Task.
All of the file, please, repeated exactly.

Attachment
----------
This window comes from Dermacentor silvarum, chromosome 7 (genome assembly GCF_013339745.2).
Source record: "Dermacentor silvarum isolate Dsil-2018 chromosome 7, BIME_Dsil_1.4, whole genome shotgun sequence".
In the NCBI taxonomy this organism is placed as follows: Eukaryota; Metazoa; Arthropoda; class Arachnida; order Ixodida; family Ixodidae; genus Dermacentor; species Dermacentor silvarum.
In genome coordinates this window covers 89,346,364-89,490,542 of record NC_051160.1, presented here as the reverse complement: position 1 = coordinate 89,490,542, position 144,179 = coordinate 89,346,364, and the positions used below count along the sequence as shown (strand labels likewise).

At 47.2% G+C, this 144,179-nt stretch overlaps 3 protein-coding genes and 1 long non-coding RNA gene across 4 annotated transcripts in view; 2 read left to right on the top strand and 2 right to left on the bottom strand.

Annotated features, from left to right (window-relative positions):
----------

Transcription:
This window comes from Dermacentor silvarum, chromosome 7 (genome assembly GCF_013339745.2).
Source record: "Dermacentor silvarum isolate Dsil-2018 chromosome 7, BIME_Dsil_1.4, whole genome shotgun sequence".
In the NCBI taxonomy this organism is placed as follows: Eukaryota; Metazoa; Arthropoda; class Arachnida; order Ixodida; family Ixodidae; genus Dermacentor; species Dermacentor silvarum.
In genome coordinates this window covers 89,346,364-89,490,542 of record NC_051160.1, presented here as the reverse complement: position 1 = coordinate 89,490,542, position 144,179 = coordinate 89,346,364, and the positions used below count along the sequence as shown (strand labels likewise).

At 47.2% G+C, this 144,179-nt stretch overlaps 3 protein-coding genes and 1 long non-coding RNA gene across 4 annotated transcripts in view; 2 read left to right on the top strand and 2 right to left on the bottom strand.

Annotated features, from left to right (window-relative positions):